What vitamins help fight aging

Aging is a set of physio and morphological changes that occur as a result of the passage of time.

Although it is an inevitable process, certain habits can accelerate it causing what is known as premature aging. Fortunately, there are vitamins that can help you counteract this situation.

Vitamin A

Vitamin A is a fat-soluble vitamin, that is, a substance soluble in fats and oils, which is stored in the liver.

It is usually pointed out as an anti-aging vitamin, since it intervenes in the stimulation of the immune system, skin and eye care, and in the development and maintenance of bones and muscles.

How to get it

Vitamin A can be found in foods and supplements such as preformed vitamin A (active form) and provitamin A (inactive form that becomes active once in the body).

The most common type of vitamin A found in foods and supplements is beta-carotene, which is converted to retinol in the body. These are the best options to add it to the diet:

  • Meat: chicken and cow.
  • Fruit: avocado, apricot, peach, mango, papaya, tomato.
  • Nuts.
  • Liver: beef or cod.
  • Vegetables: beans or beans, chickpeas, peas.
  • Dairy products: cream, fortified milk, butter, cheese.
  • Fish.
  • Vegetables: broccoli, pumpkin, asparagus, spinach, fennel, kale, lettuce, arugula, carrot.
  • Yolk.

How much to consume

Depending on the age and condition of the people, specialists advise the following consumption of vitamin A:

  • From 0 to 6 months: 400 micrograms per day (mcg / day).
  • From 7 to 12 months: 500 mcg / day.
  • From 1 to 3 years: 300 mcg / day.
  • From 4 to 8 years: 400 mcg / day.
  • From 9 to 13 years: 600 mcg / day.
  • Men 14 years and older: 900 mcg / day.
  • Women 14 years and older: 700 mcg / day.
  • Pregnant women: 770 mcg / day.
  • Lactating women: 1,300 mcg / day.
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Vitamin B

Vitamin B can also help fight aging, as it plays a key role in maintaining brain health. This is because it prevents substances that can be toxic to the brain, called homocysteines, from accumulating.

  • The most important vitamins to take care of your skin

There is even research showing that a deficiency of vitamin B can increase the risk of various conditions associated with old age, such as dementia, Alzheimer’s or neurodegenerative problems.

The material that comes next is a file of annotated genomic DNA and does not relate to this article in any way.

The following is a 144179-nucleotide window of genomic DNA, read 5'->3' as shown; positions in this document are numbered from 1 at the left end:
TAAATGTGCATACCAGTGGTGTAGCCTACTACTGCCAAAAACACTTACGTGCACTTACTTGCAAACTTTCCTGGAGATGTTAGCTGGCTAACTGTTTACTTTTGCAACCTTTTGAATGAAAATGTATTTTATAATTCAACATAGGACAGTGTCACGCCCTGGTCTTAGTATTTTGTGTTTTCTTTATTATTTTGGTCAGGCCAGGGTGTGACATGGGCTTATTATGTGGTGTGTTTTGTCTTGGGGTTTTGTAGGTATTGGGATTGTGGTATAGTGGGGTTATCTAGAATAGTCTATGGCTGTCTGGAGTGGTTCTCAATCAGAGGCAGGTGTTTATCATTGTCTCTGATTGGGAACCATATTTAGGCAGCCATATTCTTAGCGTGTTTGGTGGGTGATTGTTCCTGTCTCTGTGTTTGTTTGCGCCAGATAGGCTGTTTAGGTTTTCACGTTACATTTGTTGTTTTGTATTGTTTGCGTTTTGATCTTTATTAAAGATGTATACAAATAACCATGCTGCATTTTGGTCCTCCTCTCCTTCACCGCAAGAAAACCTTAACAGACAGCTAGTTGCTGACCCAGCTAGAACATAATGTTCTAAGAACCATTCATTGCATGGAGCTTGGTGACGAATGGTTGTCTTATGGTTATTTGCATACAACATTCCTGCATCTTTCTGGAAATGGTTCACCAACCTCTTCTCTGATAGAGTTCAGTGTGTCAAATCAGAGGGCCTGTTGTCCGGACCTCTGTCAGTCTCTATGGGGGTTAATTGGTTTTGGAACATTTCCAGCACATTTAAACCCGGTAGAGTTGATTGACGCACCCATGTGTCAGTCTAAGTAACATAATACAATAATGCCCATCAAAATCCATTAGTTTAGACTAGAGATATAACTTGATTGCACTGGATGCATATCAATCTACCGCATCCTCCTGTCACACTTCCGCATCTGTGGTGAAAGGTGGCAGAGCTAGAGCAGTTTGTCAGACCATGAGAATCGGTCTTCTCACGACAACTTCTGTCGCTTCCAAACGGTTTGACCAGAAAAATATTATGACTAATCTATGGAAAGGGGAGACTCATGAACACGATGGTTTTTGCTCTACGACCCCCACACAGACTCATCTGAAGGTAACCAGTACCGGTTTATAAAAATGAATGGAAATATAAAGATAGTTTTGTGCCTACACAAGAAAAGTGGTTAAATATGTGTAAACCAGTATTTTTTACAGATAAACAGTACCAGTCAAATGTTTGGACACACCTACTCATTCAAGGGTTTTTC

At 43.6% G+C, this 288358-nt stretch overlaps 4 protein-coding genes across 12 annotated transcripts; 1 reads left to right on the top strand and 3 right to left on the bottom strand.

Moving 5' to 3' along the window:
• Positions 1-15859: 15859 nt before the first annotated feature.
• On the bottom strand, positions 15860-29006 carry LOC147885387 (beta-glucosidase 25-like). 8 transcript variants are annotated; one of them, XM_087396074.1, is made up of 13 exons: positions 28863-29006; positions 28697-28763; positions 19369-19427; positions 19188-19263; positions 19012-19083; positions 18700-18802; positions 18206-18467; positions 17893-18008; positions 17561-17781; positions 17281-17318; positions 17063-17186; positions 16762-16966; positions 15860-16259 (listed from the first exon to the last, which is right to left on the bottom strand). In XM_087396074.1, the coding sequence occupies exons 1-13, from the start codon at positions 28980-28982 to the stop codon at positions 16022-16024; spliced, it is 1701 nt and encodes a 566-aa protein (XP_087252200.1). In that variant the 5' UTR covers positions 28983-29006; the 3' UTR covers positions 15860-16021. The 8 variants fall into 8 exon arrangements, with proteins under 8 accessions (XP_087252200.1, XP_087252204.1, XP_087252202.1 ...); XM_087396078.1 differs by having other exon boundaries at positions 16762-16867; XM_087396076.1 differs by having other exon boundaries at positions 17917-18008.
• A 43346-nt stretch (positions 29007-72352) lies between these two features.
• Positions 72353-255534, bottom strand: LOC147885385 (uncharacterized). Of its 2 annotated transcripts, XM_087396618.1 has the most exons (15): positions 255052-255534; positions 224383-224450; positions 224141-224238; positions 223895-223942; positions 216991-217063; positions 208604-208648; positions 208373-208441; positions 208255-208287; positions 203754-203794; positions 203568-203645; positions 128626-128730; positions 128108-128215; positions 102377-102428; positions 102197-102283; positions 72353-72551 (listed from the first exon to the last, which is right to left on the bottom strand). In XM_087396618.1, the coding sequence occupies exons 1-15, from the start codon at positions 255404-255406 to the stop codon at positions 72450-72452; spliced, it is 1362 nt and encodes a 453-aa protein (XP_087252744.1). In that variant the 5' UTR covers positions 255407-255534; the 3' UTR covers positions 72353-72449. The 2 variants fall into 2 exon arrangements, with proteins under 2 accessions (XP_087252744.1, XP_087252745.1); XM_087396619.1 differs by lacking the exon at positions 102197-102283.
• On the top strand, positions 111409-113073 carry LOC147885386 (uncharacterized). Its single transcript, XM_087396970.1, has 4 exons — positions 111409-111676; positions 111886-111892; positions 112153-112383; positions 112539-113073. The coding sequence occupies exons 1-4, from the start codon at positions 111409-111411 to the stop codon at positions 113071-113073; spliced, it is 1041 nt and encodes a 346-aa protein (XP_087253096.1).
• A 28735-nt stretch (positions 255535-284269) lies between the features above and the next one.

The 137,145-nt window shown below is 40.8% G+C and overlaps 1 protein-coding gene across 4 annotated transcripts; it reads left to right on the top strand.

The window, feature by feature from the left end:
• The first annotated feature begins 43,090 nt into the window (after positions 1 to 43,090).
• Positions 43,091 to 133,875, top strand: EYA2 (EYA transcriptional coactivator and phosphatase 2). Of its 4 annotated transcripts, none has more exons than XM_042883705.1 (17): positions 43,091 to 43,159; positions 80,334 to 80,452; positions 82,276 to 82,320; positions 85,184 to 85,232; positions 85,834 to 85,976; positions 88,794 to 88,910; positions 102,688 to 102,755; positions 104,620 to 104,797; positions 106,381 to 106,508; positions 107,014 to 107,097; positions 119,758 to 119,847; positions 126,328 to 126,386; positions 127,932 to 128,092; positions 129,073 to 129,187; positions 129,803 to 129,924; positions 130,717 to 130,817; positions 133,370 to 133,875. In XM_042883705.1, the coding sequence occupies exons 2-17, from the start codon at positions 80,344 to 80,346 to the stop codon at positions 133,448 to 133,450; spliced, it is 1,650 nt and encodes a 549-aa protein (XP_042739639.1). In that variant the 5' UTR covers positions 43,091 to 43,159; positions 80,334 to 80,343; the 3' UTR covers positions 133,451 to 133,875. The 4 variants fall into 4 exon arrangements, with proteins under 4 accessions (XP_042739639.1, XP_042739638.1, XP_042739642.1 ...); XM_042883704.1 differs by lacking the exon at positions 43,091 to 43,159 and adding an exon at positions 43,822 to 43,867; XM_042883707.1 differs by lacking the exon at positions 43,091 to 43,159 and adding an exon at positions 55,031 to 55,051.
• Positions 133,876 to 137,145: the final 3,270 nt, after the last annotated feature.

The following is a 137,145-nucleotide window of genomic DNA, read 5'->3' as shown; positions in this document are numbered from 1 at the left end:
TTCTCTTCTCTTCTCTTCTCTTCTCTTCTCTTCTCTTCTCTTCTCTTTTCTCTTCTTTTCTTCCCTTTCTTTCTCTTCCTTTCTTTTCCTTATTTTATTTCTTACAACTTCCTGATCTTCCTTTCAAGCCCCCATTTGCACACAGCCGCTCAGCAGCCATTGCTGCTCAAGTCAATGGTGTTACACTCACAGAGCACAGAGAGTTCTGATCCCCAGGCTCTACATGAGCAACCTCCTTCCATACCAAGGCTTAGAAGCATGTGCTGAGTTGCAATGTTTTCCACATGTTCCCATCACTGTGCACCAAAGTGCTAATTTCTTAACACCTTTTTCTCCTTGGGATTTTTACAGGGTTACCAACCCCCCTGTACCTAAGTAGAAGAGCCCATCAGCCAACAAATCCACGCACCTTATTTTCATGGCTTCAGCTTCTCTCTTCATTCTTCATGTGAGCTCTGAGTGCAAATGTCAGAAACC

How to get it

The best foods to get vitamin B are:

  • Egg.
  • Dairy products: like milk, yogurt or cheese.
  • Fish.
  • Chicken.
  • Vegetables: especially those with green leaves.

How much to consume

Depending on the age and condition of the people, as well as the type of vitamin B, different daily amounts are needed:

Vitamin B1

  • Men: 1.2 mg.
  • Women: 1.1 mg.
  • Pregnant women: 1.4 mg.
  • Lactating women: 1.4 mg.

Vitamin B2

  • Men: 1.3 mg.
  • Women: 1.1 mg.
  • Pregnant women: 1.4 mg.
  • Lactating women: 1.6 mg.

Vitamin B3

  • Men: 16 mg.
  • Women: 14 mg.
  • Pregnant women: 18 mg.
  • Lactating women: 17 mg.

Vitamin B5

  • Men: 5 mg.
  • Women: 5 mg.
  • Pregnant women: 6 mg.
  • Lactating women: 7 mg.

Vitamin B6

  • Men: 1.3 mg.
  • Women: 1.5 mg.
  • Pregnant women: 1.9 mg.
  • Lactating women: 2.0 mg.

Vitamin B7

  • Men: 30 mcg.
  • Women: 30 mcg.
  • Pregnant women: 30 mcg.
  • Lactating women: 35 mcg.

Vitamin B9

  • Men: 400 mcg.
  • Women: 400 mcg.
  • Pregnant women: 600 mcg.
  • Lactating women: 500 mcg.

B12 vitamin

  • Men: 2.4 mcg.
  • Women: 2.4 mcg.
  • Pregnant women: 2.6 mcg.
  • Lactating women: 2.8 mcg.

Vitamin C

Vitamin C is a nutrient that humans, unlike most animals, cannot synthesize.

It is an essential component to combat aging because it has biosynthetic, antioxidant and stimulant functions of the immune system, which is why it is essential for the health of the skin, bones, connective tissue and defenses.

How to get it

While there are different types of supplements, experts agree that the best sources are food. Among the best options are:

  • Cereals: rice, corn, quinoa or wheat.
  • Fruit: citrus fruits, strawberries, kiwi, cantaloupe, red and green peppers, or tomatoes.
  • Liver.
  • Vegetables: broccoli, Brussels sprouts, spinach, or potatoes.
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How much to consume